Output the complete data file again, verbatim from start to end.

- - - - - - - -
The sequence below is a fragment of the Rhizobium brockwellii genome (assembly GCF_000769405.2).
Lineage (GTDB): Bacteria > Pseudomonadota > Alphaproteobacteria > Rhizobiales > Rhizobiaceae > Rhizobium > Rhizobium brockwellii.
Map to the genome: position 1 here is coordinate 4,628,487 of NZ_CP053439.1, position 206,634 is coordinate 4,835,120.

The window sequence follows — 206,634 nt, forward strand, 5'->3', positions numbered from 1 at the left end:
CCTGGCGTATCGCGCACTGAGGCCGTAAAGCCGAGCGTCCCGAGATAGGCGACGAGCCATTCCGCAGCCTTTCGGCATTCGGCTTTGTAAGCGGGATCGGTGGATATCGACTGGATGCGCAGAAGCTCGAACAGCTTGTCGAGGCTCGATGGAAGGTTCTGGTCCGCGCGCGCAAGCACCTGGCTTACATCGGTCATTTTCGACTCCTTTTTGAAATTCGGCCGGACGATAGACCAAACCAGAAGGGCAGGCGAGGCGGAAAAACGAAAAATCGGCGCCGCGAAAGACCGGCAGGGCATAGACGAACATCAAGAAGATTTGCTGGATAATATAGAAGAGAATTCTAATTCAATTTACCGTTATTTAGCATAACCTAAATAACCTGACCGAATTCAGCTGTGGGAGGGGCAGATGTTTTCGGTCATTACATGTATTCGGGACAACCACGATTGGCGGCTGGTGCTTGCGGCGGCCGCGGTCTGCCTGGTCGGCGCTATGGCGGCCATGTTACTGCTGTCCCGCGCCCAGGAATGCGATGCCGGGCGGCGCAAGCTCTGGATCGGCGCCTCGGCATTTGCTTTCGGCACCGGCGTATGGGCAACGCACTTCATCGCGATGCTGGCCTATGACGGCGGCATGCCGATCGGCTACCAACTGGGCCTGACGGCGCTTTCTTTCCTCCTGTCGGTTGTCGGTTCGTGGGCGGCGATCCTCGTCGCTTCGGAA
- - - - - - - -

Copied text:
The sequence below is a fragment of the Rhizobium brockwellii genome (assembly GCF_000769405.2).
Lineage (GTDB): Bacteria > Pseudomonadota > Alphaproteobacteria > Rhizobiales > Rhizobiaceae > Rhizobium > Rhizobium brockwellii.
Map to the genome: position 1 here is coordinate 4,628,487 of NZ_CP053439.1, position 206,634 is coordinate 4,835,120.

The window sequence follows — 206,634 nt, forward strand, 5'->3', positions numbered from 1 at the left end:
CCTGGCGTATCGCGCACTGAGGCCGTAAAGCCGAGCGTCCCGAGATAGGCGACGAGCCATTCCGCAGCCTTTCGGCATTCGGCTTTGTAAGCGGGATCGGTGGATATCGACTGGATGCGCAGAAGCTCGAACAGCTTGTCGAGGCTCGATGGAAGGTTCTGGTCCGCGCGCGCAAGCACCTGGCTTACATCGGTCATTTTCGACTCCTTTTTGAAATTCGGCCGGACGATAGACCAAACCAGAAGGGCAGGCGAGGCGGAAAAACGAAAAATCGGCGCCGCGAAAGACCGGCAGGGCATAGACGAACATCAAGAAGATTTGCTGGATAATATAGAAGAGAATTCTAATTCAATTTACCGTTATTTAGCATAACCTAAATAACCTGACCGAATTCAGCTGTGGGAGGGGCAGATGTTTTCGGTCATTACATGTATTCGGGACAACCACGATTGGCGGCTGGTGCTTGCGGCGGCCGCGGTCTGCCTGGTCGGCGCTATGGCGGCCATGTTACTGCTGTCCCGCGCCCAGGAATGCGATGCCGGGCGGCGCAAGCTCTGGATCGGCGCCTCGGCATTTGCTTTCGGCACCGGCGTATGGGCAACGCACTTCATCGCGATGCTGGCCTATGACGGCGGCATGCCGATCGGCTACCAACTGGGCCTGACGGCGCTTTCTTTCCTCCTGTCGGTTGTCGGTTCGTGGGCGGCGATCCTCGTCGCTTCGGAA